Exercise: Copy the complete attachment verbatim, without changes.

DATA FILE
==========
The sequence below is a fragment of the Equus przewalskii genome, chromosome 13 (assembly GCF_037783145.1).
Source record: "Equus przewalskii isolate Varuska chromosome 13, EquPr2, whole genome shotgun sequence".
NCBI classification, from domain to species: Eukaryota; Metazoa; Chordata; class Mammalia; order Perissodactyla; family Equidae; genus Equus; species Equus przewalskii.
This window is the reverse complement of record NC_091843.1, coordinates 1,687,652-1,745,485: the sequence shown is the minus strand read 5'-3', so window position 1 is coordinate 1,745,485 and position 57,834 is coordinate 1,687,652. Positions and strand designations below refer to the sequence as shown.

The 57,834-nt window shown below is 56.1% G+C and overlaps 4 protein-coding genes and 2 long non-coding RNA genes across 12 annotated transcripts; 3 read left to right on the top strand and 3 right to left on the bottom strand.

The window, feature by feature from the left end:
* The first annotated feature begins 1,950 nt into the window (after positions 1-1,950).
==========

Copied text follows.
The sequence below is a fragment of the Equus przewalskii genome, chromosome 13 (assembly GCF_037783145.1).
Source record: "Equus przewalskii isolate Varuska chromosome 13, EquPr2, whole genome shotgun sequence".
NCBI classification, from domain to species: Eukaryota; Metazoa; Chordata; class Mammalia; order Perissodactyla; family Equidae; genus Equus; species Equus przewalskii.
This window is the reverse complement of record NC_091843.1, coordinates 1,687,652-1,745,485: the sequence shown is the minus strand read 5'-3', so window position 1 is coordinate 1,745,485 and position 57,834 is coordinate 1,687,652. Positions and strand designations below refer to the sequence as shown.

The 57,834-nt window shown below is 56.1% G+C and overlaps 4 protein-coding genes and 2 long non-coding RNA genes across 12 annotated transcripts; 3 read left to right on the top strand and 3 right to left on the bottom strand.

The window, feature by feature from the left end:
* The first annotated feature begins 1,950 nt into the window (after positions 1-1,950).